The Guess Who


(LP - RCA #10636)

Review by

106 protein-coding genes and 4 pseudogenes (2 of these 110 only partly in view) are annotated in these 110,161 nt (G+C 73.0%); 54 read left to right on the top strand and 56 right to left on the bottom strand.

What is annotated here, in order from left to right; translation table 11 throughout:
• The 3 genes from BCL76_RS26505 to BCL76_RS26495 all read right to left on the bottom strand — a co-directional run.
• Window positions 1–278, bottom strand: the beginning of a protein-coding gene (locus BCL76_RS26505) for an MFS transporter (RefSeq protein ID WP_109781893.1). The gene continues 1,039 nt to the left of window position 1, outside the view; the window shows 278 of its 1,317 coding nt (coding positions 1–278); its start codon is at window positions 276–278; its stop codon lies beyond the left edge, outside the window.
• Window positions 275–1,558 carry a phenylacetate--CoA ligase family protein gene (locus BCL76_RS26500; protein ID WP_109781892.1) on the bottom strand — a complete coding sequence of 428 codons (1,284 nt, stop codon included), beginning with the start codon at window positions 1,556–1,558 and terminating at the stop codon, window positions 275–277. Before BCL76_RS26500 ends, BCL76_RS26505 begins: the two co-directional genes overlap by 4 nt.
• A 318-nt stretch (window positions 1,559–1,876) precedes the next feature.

Flavours was the first of the final two official Guess Who albums from the 1970s, and yet another change in direction, despite the band getting chart action with the previous Road Food disc. After more than a two-and-a-half-year absence on the Top 40, and four albums all containing some material that should have become very popular, Burton Cummings shook up the proceedings at this critical juncture where pop success had returned to the storied band. Journeyman guitarist Domenic Troiano, who actually played on Randy Bachman's first album away from the band he co-founded, 1970's Axe, listed there as a Don Troiano, is the sole guitarist here, following Don McDougal, Kurt Winter, and Greg Leskiw in attempt to fill Bachman's shoes. Yes, Cummings having a true collaborator gave the nine songs here and nine tunes on Power in the Music that concise presentation found on the Canned Wheat and American Woman albums, but once again there's a distinct lack of angst, Troiano complementing rather than battling with the lead singer. "Dancin' Fool" went Top 30 at the end of 1974, but there was the enormous attention garnered by "Star Baby" and "Clap for the Wolfman," evidence that the band was showing signs of AM radio life again. Any competent song would have been able to ride that wave. "Dancin' Fool," though decent, is hardly the most memorable of the band's 14 hits, and not as familiar as "Heartbroken Bopper," "Sour Suite," or "Glamour Boy," records that failed to dent the Top 40 but still somehow got heard. The material here is better than on this album's follow-up, Power in the Music, "Loves Me Like a Brother" a nice moment, while "Diggin' Yourself," "Hoe Down Time," and "Nobody Knows His Name" are all very listenable. "Long Gone" tries its hand at emulating the Mothers of Invention, Cummings still experimenting with styles when a touch of Troiano's days with the James Gang should have done the trick. RCA sure allowed the band exquisite packaging, printed lyrics, an impressive inner sleeve, but as AMG writer Jim Newsom noted "...very little fire, a going-through-the-motions feel, all combined to condemn this album to instant obscurity." While impressive as a collaboration between two talented rock & roll artists who had the luxury of having the Guess Who's longtime producer, engineer, and rhythm section, this could actually be considered the first Burton Cummings solo album. One dynamite number like "Star Baby" could have changed the dynamics considerably.

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